Understanding the Landscape: The Role of Research in Nonprofit Program Design

Program Design

Research is not a topic many in the nonprofit arena like to deal with, but looking into background information before starting a nonprofit or a new program can save time and money and help ensure you create the most effective programs to achieve your philanthropic goals.

Here are the key takeaways from this popular class led by Sarah Flesher, founder of Endurance Project Management, a firm specializing in program implementation, evaluation, and development. Sarah concentrates on the practical challenges of implementing nonprofit programs and explains how to deal with and avoid the real-world pitfalls of nonprofit programs.

1. Know what human capital is available to you.

Think about your program and how you would want to implement it. Will you need specialized people to participate in your program like teachers, financial advisors, technology specialists, or healthcare providers? Can you substitute any unspecialized work with volunteers? Understand what expertise you and your staff have and identify where you need additional support and who will fill those roles.

2. Do a landscape analysis of similar programs.

What does this landscape look like? What have other people already tried? Jumping right into a new program without investigating may lead to problems that could have been avoided through research. Start with a broad overview; others may have slightly different missions, but they may serve the same group of people and may have already overcome obstacles that you could also encounter. This research can all be conducted through an in-depth look at an organization’s website.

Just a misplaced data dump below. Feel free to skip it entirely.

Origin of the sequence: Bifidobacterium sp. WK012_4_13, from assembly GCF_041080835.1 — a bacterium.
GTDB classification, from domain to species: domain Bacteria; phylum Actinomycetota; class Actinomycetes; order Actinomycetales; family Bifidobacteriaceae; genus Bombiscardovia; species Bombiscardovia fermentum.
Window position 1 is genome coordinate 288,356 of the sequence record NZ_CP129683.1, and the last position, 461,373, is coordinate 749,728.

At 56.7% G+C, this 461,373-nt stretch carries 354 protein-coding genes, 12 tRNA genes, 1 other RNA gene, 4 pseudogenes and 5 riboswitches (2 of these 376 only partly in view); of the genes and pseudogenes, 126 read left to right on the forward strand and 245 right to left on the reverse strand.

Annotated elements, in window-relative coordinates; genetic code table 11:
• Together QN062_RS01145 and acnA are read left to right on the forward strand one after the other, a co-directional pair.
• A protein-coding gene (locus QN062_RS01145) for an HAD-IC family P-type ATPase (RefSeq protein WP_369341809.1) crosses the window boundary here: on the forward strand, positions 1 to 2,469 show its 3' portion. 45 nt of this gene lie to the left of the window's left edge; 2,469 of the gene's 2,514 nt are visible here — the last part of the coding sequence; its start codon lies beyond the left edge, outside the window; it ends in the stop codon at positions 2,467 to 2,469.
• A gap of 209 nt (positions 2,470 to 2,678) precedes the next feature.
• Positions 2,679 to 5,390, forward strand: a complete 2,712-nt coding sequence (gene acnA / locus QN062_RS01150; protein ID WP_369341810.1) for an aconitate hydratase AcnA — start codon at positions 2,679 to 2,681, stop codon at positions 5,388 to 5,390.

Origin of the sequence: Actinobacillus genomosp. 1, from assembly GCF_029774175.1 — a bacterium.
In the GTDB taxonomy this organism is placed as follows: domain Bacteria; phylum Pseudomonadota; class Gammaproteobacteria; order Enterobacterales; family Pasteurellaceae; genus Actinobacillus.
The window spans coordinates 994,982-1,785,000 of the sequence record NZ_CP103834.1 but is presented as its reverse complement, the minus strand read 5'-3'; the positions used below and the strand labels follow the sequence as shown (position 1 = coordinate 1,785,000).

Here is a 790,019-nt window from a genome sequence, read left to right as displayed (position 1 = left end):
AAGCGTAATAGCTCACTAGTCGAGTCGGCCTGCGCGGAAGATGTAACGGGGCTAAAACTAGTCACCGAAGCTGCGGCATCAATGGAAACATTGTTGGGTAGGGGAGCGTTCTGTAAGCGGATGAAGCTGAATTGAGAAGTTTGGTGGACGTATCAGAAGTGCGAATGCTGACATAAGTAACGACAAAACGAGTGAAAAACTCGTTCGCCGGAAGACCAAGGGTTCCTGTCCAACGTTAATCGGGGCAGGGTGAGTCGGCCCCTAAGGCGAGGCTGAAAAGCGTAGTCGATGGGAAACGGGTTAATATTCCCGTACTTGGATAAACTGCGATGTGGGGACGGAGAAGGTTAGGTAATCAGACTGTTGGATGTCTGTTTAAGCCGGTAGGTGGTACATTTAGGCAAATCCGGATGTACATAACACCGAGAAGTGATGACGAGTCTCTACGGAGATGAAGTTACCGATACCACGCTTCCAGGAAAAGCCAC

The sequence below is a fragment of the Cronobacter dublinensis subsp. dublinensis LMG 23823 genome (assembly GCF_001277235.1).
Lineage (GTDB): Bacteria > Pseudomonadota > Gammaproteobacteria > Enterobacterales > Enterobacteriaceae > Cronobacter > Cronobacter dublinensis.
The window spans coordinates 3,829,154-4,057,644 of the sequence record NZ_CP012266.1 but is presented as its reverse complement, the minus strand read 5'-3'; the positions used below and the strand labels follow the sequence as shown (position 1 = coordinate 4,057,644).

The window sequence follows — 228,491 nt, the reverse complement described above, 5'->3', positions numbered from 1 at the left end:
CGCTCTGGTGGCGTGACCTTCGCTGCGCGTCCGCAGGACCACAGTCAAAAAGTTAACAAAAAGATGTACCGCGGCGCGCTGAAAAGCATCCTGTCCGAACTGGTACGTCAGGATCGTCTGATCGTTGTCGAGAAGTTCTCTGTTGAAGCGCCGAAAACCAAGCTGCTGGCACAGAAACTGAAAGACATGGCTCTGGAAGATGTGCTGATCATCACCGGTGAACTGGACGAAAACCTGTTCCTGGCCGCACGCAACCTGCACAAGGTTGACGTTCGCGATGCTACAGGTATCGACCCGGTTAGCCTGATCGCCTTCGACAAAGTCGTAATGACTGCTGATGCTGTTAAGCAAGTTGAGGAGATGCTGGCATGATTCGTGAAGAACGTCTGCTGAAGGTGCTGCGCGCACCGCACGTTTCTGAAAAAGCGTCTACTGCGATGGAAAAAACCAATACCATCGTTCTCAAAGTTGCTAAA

3. Collect data on a few similar programs.

Through your landscape analysis, you will identify organizations whose mission and programs align with what you are trying to do. These are great organizations to conduct interviews with to get a better understanding of their program. Prepare a few questions to ask: How are participants recruited? How long does a cycle of the program last? Did you develop your own curriculum for this program? If so, what are the key messages you are trying to get across? How many staff does it take to run the program? In implementing this program what has been your biggest challenge and how are you trying to overcome that?

4. Identify key themes from all of the data you have collected.

Using your own research and answers from other program managers, identify commonalities and differences of their programs. This will vary depending on what type of program you are trying to implement. Common themes might be: program cycle, recruitment of participants, program costs etc. From this you will be able to identify what will work best for your organization.

5. Present your research to stakeholders.

Format your data into an easily readable document such as an Excel spreadsheet, table, or outline. This will allow stakeholders to take in all of your work and understand the conclusions you have come to. Having them understand your point of view with solid research makes obtaining funding easier.

As you get started on your research, here are a few sources we suggest for gathering information about other nonprofits:

  • Foundation Directory Online – You can use the “Search Grants” feature to look for organizations in your geographic location who have received grants in your particular subject area. Results will often include a link to the organization’s website where you can learn more about their programs or find contact information.
  • United Way 2-1-1 – This site makes it easy to browse or search for nonprofits providing services by category, location, or demographics.
  • GuideStar – With an account, you can search by location, category, and even income level to find organizations similar to yours. The GuideStar profile includes an overview of the organization’s programs and impact.
Sarah Elizabeth Flesher (Headshot)sm3

Sarah Flesher works with visionaries who have innovative ideas but need support to translate those ideas into executable and sustainable programs. She is a natural problem solver and solution seeker, excels while navigating challenging projects, streamlining processes and procedures all while maximizing underutilized resources. Her background in business-finance, nonprofit management, and philanthropic oversight provides for a unique approach to every task.